What jobs pay the most and what schools are the best?

I want a resturant. Is it good to go to a business school before a cullinary school?

  • Yes

    Votes: 0 0.0%
  • No

    Votes: 0 0.0%
  • Yes because you get more knowlege about starting a resturant

    Votes: 0 0.0%

  • Total voters
    0
  • Poll closed .
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Joined Mar 18, 2002


:confused: HELP! I have been wanting to know for a while what types of jobs pay the most money in the culinary feild. Also, what types of schools are good to go to and what can i benifit from going to a private school? I love to cook and i want ot own my own resturaunt, so if you have any information for me please share it! thanks very much!:chef:
 
3,853
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Joined May 26, 2001
NOTHING pays much in the "culinary field." Unless you are a big-name chef. Or an owner who has learned how to squeeze everything out of your staff and suppliers and customers.

(Remember that this industry still operates on models from 2 centuries ago, and on the military model, which is not exactly the most up-to-date, either.)

If you are a female, you will be offered Garde Manger or Pastry Plating. If you are male, and have no schooling you might be offered prep, or possibly line cook. (Since you [Cristy] can speak English, you will be offered something higher than someone who does not speak English. They tend to be considered less than standard, no matter what their background is.)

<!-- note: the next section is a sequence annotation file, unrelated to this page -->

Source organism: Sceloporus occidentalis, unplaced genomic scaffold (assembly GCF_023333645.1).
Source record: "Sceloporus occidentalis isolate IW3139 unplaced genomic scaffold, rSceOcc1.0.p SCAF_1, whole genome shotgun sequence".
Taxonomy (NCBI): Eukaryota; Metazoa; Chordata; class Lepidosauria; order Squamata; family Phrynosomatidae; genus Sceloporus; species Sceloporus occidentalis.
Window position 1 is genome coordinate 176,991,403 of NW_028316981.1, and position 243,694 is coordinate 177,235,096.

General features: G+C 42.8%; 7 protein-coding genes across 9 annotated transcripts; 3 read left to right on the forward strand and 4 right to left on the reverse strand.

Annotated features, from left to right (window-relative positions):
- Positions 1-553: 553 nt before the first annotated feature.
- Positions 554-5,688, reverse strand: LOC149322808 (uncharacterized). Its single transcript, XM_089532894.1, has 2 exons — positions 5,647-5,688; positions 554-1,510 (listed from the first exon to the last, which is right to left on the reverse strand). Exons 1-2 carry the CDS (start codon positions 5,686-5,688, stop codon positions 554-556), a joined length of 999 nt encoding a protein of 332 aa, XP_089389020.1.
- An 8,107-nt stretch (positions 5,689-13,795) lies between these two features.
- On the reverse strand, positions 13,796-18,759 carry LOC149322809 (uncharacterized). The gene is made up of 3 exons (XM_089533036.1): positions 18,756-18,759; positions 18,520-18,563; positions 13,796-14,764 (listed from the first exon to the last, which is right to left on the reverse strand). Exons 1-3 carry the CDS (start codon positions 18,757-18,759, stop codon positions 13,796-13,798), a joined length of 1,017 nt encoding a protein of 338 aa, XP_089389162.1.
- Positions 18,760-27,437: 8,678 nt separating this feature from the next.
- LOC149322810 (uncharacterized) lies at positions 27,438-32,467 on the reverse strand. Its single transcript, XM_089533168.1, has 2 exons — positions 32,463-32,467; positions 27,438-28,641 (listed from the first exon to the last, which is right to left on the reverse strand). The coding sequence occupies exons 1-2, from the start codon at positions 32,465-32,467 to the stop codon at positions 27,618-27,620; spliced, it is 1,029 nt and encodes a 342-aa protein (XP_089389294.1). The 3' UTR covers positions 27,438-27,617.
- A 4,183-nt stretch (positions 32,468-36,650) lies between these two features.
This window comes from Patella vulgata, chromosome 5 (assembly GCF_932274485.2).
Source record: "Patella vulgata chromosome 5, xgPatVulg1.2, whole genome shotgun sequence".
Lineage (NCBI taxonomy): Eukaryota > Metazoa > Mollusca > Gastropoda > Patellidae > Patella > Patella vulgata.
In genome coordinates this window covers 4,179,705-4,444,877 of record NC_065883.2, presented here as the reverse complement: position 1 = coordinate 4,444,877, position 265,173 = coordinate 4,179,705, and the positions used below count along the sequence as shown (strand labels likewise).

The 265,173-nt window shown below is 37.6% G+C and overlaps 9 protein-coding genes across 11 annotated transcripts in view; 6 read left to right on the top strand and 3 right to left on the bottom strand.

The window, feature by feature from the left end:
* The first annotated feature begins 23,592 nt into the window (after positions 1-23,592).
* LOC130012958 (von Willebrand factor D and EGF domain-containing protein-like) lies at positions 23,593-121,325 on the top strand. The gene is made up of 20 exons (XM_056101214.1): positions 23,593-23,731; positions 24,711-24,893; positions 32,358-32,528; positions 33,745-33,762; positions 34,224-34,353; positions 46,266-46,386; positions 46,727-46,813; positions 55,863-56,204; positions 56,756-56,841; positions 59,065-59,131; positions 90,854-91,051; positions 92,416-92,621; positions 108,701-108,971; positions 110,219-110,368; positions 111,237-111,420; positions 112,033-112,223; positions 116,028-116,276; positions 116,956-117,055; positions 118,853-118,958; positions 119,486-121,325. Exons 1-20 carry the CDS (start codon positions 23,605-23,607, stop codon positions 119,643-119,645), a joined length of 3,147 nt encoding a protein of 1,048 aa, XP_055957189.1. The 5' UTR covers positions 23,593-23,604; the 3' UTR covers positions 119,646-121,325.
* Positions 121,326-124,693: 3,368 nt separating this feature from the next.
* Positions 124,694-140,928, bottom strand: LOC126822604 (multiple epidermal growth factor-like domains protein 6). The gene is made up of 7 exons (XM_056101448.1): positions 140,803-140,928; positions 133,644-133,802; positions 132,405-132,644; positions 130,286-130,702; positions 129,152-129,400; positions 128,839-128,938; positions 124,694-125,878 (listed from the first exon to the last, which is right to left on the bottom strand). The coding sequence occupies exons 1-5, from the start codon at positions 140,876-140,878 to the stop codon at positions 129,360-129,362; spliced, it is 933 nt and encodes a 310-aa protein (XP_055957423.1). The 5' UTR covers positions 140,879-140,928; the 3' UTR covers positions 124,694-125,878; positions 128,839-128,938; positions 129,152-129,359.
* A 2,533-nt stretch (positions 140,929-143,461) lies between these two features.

If you love to cook and want to own your own restaurant, let me tell you that those two are incompatible. Just read the posts here, and on many other sites.

Sorry to be so negative, but ....
 
846
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Joined Nov 29, 2001
Owning a restaurant might not be the vehicle for you. Perhaps working for someone in their restaurant, a silent partner with deep pockets and a need for notoriety would suit you better.

The restaurant business is less about cooking than it is about ... business. I know I'm much more creative when I work for someone else because I'm concentrating less about numbers flying around my head with dollar signs attached to them.

The best case scenario in restaurant ownership is a partnership. Some people just want the prestige of owning a restaurant and some of them have so much money, it won't be an issue if the thing goes belly up.

If sole ownership still appears to be what you want to do, by all means take business classes in conjunction with your culinary classes. Preferably in the same place...a school that specializes in culinary education and teaches management and business skills as well.
 

pete

Moderator
Staff member
4,509
998
Joined Oct 7, 2001
Wow Suzanne, those were some pretty sweeping accusations! And though that may be the case in many (maybe the majority) of places, it is certainly not true in all of them.
 
5,192
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Joined Jul 28, 2001
Cristy606,
There are negetive sides to everything in life. If this is your dream than I will tell you:
It is very possible to love to cook or bake and own your own business. It's not for everyone. Its very hard work and usually requires an unconditional support system from immediate family and partner. A business background if very helpful if your planning ownership. The step from any educational enviornment to ownership foregoing OTJT is risky at best.